And I thought I had stuck my foot in my mouth when I declared the Jazz dead one season – just before they went on to the Western Conference finals.
San Antonio Spur Stephen Jackson was fined $25,000 on Sunday for a tweet defending former teammate Metta World Peace, a.k.a. Ron Artest. The Lakers’ player had earned a technical along with Oklahoma City’s Serge Ibaka, prompting Jackson to tweet this message: “Somebody tel serg Abaka. He aint bout dis life. Next time he run up on me im goin in his mouth. That’s a promise. He doin 2 much,” he tweeted.
That is so wrong on so many levels – including the laws of spelling, grammar and punctuation.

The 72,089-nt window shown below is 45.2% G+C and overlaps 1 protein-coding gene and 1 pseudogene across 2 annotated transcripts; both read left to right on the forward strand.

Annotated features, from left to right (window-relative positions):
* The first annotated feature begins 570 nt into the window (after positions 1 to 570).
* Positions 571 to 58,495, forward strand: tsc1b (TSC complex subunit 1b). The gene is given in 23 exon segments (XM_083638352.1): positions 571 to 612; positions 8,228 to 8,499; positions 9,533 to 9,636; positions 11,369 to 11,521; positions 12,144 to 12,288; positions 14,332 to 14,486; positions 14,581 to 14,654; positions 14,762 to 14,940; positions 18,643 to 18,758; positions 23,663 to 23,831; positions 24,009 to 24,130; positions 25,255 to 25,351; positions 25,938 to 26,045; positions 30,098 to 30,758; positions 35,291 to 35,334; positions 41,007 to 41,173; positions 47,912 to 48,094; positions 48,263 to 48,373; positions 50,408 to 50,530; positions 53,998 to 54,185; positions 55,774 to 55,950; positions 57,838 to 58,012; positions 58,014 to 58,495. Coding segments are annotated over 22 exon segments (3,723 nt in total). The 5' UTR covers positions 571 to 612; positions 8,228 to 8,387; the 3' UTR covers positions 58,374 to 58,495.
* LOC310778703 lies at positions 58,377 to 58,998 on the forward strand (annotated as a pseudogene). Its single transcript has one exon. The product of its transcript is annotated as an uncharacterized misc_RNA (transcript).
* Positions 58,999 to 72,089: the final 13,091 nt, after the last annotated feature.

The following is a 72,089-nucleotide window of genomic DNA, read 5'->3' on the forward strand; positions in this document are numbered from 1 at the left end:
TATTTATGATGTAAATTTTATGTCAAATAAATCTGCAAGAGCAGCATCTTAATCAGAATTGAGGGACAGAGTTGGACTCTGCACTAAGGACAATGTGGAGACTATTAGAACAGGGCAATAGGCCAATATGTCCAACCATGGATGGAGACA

He later tweeted an apology.
Saying what you intend in print is harder than it looks. Avoiding saying something you’ll regret is apparently even harder. High profile athletes are finding that out. Delonte West once tweeted about sleeping in his car due to mental and financial issues. Shannon Brown tweeted that he definitely didn’t have an affair with teammate Pau Gasol’s “woman.” Just in case you were wondering. Or in case you weren’t.
Since the professional leagues can’t really stop the flow of raw information, I figure they’re doing the smart thing in fining the offenders. Still, I have a hard time imagining why athletes complain about the mainstream media blowing things out of proportion, then cause their own troubles – no help at all from reporters.
Me, I don’t get fined for dumb comments. I just have to live with the reader blowback.
I just can’t understand why athletes don’t shut down their Twitter accounts for good. A keypad is a dangerous thing in the wrong hands.